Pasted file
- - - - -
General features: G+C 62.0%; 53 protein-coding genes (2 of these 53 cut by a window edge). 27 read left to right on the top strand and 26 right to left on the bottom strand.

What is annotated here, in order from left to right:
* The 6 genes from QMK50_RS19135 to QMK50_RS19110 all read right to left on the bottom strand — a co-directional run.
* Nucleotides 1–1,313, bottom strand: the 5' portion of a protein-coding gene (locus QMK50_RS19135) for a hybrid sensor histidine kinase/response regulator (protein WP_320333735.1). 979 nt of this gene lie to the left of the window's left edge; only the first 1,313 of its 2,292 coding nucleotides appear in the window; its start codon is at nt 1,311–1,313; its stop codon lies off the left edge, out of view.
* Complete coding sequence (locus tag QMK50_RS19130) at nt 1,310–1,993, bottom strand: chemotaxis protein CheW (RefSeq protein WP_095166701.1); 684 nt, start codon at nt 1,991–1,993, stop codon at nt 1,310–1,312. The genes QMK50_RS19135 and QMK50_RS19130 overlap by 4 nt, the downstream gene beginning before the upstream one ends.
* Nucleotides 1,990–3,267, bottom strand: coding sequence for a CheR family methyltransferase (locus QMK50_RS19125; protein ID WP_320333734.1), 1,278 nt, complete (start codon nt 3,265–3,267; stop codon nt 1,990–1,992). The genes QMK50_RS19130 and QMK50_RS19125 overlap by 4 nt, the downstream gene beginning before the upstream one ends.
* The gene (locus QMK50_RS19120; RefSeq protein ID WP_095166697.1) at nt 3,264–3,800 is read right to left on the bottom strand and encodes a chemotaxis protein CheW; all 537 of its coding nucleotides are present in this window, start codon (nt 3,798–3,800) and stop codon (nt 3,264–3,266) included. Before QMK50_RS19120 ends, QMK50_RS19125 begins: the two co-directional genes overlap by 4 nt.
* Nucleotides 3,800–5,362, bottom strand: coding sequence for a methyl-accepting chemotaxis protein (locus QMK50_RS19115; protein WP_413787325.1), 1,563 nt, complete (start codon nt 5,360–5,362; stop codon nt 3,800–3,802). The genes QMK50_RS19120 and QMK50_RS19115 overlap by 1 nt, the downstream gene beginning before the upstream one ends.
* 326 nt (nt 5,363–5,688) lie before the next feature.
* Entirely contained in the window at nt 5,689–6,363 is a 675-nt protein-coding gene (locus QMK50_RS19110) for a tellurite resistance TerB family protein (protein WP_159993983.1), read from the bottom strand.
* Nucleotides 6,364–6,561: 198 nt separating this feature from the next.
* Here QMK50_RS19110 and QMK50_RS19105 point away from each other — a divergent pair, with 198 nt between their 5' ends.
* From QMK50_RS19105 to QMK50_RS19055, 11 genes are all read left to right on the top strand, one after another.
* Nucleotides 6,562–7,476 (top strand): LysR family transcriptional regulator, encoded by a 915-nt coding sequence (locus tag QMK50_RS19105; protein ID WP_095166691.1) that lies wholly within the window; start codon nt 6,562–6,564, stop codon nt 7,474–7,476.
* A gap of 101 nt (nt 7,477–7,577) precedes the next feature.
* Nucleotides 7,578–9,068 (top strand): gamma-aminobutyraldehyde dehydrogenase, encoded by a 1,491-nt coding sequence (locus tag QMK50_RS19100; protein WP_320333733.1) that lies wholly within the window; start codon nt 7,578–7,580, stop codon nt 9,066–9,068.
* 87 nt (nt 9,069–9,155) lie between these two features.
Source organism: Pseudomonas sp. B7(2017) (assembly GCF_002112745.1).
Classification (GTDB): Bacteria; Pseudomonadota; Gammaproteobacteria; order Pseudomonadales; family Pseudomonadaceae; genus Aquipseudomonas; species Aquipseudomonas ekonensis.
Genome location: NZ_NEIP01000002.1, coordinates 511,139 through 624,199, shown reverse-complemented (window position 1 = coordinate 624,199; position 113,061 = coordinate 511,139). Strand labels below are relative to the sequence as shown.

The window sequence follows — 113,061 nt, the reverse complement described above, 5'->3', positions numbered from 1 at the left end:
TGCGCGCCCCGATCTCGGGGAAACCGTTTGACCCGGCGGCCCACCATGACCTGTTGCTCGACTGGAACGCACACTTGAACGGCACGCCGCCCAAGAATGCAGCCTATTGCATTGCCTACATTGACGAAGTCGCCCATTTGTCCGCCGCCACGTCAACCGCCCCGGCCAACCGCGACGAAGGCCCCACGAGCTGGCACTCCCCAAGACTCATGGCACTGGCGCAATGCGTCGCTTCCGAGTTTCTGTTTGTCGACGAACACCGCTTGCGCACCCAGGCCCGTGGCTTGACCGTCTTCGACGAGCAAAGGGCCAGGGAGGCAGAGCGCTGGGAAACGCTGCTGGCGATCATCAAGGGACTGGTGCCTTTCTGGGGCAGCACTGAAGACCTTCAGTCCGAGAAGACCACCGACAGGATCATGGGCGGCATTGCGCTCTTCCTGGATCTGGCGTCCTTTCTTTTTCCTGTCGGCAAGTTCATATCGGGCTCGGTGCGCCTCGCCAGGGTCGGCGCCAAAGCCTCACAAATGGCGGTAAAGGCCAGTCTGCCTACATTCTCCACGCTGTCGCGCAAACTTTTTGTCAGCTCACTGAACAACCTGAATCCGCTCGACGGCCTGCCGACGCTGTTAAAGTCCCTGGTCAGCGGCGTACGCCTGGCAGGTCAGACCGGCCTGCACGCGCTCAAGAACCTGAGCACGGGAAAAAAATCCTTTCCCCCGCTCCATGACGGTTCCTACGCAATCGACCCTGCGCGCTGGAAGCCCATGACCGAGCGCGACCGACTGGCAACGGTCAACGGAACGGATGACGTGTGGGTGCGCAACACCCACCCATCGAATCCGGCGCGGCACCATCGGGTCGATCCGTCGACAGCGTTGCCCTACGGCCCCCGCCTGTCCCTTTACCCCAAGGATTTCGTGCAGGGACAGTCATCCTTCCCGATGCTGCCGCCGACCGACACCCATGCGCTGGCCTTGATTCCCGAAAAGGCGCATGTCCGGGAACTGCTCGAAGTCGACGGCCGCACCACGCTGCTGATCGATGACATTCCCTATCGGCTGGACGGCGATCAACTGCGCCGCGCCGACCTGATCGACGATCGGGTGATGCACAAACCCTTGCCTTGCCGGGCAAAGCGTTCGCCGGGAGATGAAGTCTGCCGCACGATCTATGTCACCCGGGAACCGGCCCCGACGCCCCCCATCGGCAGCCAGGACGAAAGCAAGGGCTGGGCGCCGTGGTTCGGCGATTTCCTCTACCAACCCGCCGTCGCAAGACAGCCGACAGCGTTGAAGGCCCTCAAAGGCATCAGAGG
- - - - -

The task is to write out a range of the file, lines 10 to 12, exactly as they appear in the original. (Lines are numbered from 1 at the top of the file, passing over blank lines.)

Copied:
* Entirely contained in the window at nt 5,689–6,363 is a 675-nt protein-coding gene (locus QMK50_RS19110) for a tellurite resistance TerB family protein (protein WP_159993983.1), read from the bottom strand.
* Nucleotides 6,364–6,561: 198 nt separating this feature from the next.
* Here QMK50_RS19110 and QMK50_RS19105 point away from each other — a divergent pair, with 198 nt between their 5' ends.